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Toxic emissions are overheating Planet Primary Care

Toxic emissions are overheating Planet Primary Care

For those of us GPs on scorched Earth, it’s really gratifying to see that Another Planetism is still alive and kicking. Specifically, kicking us. Thus, we have NICE continuing to mandate unfettered excellence, the CQC with a new set of ‘quality statements’ for us to live up to, the PCN DES looking to extend our access, the IIF creating more work and more targets, and various other toxic emissions. Which seems odd, because you don’t normally rescues a drowning workforce by tying lead weights to its feet.

It’s almost as if they’ve tested the atmosphere of the NHS and simply denied that it’s dangerously overheating. What GP shortage, what ambulances in a holding pattern outside A&E, what endless waits for outpatient appointments, what Casualty queues, what 24 hour delays for paramedics, what abuse of primary care staff by disenfranchised patients, what system literally crumbling, to the horror of all involved? Nope, nothing to see here.

My God. Was it only ten years ago that the NHS was joyfully depicted in the Olympic opening ceremony by gleeful children bouncing on hospital beds? Those beds are no more, and those children have grown into young people wondering if they should already start saving for private healthcare. And as for the notion that the NHS remains a source of pride, we can again turn to an opening ceremony emblem, this time the Commonwealth Games: it’s massive bull.

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It’s time for the Government to realise that, as far as our health service is concerned, they can stop putting caviar on the menu given that we’re already directing everyone to the food bank. A moratorium, then, on all the excellent this, gold standard that and world class the other bollocks. Instead, a focus on getting the basics right while we steady the ship and try to work out what the NHS can and should do.

At least there is a glimmer of hope in trying to save Planet NHS, because I realise I’ve inadvertently and independently repeated the theme of Shaba Nabi’s blog. One makes a rant, two a rebellion, right? So I’m off to the M25. Anyone got any glue?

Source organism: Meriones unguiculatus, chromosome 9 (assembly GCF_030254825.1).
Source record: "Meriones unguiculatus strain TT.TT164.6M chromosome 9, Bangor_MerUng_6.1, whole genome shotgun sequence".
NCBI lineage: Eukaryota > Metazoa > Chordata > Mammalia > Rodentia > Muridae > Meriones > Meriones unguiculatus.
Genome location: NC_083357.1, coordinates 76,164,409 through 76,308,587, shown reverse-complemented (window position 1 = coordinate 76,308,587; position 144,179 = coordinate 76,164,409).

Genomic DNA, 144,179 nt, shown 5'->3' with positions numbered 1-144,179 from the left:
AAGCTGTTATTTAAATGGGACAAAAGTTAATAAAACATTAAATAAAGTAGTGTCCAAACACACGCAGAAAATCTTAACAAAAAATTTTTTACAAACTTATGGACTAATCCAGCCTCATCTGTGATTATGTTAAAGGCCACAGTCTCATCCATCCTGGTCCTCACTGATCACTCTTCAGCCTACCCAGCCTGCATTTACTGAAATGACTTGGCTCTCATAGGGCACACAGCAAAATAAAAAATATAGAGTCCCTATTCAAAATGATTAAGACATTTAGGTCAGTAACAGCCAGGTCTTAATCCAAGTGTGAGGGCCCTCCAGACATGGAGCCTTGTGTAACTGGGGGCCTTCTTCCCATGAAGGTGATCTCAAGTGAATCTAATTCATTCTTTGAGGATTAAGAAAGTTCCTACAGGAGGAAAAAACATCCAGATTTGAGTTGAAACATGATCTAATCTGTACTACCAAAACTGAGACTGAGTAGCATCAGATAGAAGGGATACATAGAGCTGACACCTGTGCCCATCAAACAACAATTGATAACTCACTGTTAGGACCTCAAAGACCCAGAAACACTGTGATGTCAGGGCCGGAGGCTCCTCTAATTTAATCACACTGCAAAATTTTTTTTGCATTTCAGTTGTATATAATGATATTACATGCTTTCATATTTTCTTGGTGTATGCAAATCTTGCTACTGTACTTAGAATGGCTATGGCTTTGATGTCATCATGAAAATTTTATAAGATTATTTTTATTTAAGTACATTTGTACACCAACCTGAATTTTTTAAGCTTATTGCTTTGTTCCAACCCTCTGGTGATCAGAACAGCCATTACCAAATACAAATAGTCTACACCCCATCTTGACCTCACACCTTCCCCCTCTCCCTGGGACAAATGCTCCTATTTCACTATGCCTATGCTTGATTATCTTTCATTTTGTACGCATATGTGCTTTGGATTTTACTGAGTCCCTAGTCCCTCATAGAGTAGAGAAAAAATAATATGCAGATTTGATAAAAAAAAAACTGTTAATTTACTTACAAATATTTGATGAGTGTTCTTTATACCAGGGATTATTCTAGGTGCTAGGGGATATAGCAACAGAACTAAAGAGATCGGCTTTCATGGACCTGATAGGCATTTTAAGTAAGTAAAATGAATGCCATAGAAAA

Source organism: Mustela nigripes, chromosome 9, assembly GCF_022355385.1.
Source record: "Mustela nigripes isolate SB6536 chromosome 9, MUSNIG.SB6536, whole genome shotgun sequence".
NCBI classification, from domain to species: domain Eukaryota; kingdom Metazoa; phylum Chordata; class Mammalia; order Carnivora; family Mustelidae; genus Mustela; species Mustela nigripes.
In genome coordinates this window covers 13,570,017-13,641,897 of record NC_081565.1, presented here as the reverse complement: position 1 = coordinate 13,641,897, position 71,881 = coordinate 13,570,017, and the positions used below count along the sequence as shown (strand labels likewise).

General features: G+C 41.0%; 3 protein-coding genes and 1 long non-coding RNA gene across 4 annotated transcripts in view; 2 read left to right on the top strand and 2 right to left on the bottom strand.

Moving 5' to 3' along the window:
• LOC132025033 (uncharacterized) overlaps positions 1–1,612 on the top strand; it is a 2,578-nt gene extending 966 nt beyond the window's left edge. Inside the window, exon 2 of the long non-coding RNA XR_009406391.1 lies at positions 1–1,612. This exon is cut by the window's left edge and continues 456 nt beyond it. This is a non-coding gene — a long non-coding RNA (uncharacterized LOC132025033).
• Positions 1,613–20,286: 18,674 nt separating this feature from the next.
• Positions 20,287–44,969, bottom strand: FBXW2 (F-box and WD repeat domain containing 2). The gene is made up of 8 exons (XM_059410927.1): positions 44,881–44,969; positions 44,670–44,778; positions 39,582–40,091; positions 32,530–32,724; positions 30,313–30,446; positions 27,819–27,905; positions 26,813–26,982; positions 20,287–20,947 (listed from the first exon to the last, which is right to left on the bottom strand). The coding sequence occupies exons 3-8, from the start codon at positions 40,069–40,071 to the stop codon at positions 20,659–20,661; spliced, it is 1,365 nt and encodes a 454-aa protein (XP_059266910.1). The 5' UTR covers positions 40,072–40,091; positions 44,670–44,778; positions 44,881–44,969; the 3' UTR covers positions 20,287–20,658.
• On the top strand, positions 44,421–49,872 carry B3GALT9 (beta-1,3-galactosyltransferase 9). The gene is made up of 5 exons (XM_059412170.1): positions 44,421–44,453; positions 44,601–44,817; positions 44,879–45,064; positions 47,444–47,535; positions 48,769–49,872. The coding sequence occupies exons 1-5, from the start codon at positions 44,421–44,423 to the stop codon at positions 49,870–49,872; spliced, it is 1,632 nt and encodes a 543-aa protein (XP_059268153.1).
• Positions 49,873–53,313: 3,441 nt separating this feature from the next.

Dr Tony Copperfield is a GP in Essex. Read more of Copperfield’s blogs here  


          

READERS' COMMENTS [6]

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Decorum Est 12 August, 2022 12:55 pm

The depiction of the NHS ‘as gleeful children bouncing on hospital beds’ at the time of the Olympics has metamorphosed in ten years into an ‘enormous bull’ for the Commonwealth Games.

You might have something there?

Patrufini Duffy 12 August, 2022 2:57 pm

Since covid is over, and all miniscule leaders have vanished into nothing-land, I am now hacking out plugs of BA.5 like a kicked drought. In those febrile surges, I know – it is just all unrecyclable recycled bull. The excrement of narcissists. Behind each bullet point, is a bullet. Visioned by nameless savages. You know the lot at school and even medical class. Don’t go near them. They’ll dob you in, lurk in the library corner and trip you up. It never happened hey. You did it.

Jonathan Heatley 12 August, 2022 3:45 pm

Brilliant. Says it in a nutshell. Maybe concerted action to refuse some of the caviar?

dean price 13 August, 2022 4:00 pm

You’re right on target as usual. , big C .! I’m retired but my old colleagues are in a state of denial as you say. It seems like the situation in the 80s when the young and students just seemed to stop protesting and going on marches like we did in the 60/70s . It was really depressing to see them so docile.But the wheel is turning there .( the extinction rebellion etc ) , but I can’t see anything changing in the GP Universe .

Carpe Vinum 15 August, 2022 12:43 pm

“A moratorium, then, on all the excellent this, gold standard that and world class the other bollocks. Instead, a focus on getting the basics right while we steady the ship and try to work out what the NHS can and should do.”
This, more than any other statement in Pulse, sums things up to a tee. We are drowning in a tsunami of “unmet need”, much of which is unnecessary “want” not “need”, and yet the edict from on high is to respond with “we need more/better access”. No, we don’t. We *really* don’t.
We need to spend our time and expertise with patients in need, sorting them out properly and comprehensively so they are better if only for a time, and find ways to mop up the drivel, worried well and “had a sore throat since this morning” brigade who are swamping the system. Likewise in A&E – simple answer – at triage “I’m sorry, this is neither an accident nor an emergency – goodbye” would solve the waiting times but no-one has the balls in government to back us to tell the time wasters exactly where to jog off to

Barry Sullman 21 September, 2022 11:50 pm

Another brilliant piece. The worrying thing is that its all true.